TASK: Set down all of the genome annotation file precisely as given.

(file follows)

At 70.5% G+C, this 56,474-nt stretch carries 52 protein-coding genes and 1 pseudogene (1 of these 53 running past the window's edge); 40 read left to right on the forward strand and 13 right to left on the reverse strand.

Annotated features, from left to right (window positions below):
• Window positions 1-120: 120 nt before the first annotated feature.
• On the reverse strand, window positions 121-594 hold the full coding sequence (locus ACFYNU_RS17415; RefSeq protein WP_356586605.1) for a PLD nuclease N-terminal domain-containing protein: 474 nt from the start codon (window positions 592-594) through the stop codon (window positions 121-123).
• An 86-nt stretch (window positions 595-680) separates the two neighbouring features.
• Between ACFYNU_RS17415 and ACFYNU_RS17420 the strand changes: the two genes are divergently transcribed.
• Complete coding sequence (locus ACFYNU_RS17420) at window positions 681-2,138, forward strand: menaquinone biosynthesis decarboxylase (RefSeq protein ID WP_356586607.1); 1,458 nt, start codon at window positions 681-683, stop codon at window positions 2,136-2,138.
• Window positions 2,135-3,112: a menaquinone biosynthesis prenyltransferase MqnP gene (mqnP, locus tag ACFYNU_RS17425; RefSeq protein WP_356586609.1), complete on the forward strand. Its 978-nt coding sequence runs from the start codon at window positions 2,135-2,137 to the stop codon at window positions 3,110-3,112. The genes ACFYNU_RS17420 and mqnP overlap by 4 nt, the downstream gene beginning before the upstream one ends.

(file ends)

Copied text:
At 70.5% G+C, this 56,474-nt stretch carries 52 protein-coding genes and 1 pseudogene (1 of these 53 running past the window's edge); 40 read left to right on the forward strand and 13 right to left on the reverse strand.

Annotated features, from left to right (window positions below):
• Window positions 1-120: 120 nt before the first annotated feature.
• On the reverse strand, window positions 121-594 hold the full coding sequence (locus ACFYNU_RS17415; RefSeq protein WP_356586605.1) for a PLD nuclease N-terminal domain-containing protein: 474 nt from the start codon (window positions 592-594) through the stop codon (window positions 121-123).
• An 86-nt stretch (window positions 595-680) separates the two neighbouring features.
• Between ACFYNU_RS17415 and ACFYNU_RS17420 the strand changes: the two genes are divergently transcribed.
• Complete coding sequence (locus ACFYNU_RS17420) at window positions 681-2,138, forward strand: menaquinone biosynthesis decarboxylase (RefSeq protein ID WP_356586607.1); 1,458 nt, start codon at window positions 681-683, stop codon at window positions 2,136-2,138.
• Window positions 2,135-3,112: a menaquinone biosynthesis prenyltransferase MqnP gene (mqnP, locus tag ACFYNU_RS17425; RefSeq protein WP_356586609.1), complete on the forward strand. Its 978-nt coding sequence runs from the start codon at window positions 2,135-2,137 to the stop codon at window positions 3,110-3,112. The genes ACFYNU_RS17420 and mqnP overlap by 4 nt, the downstream gene beginning before the upstream one ends.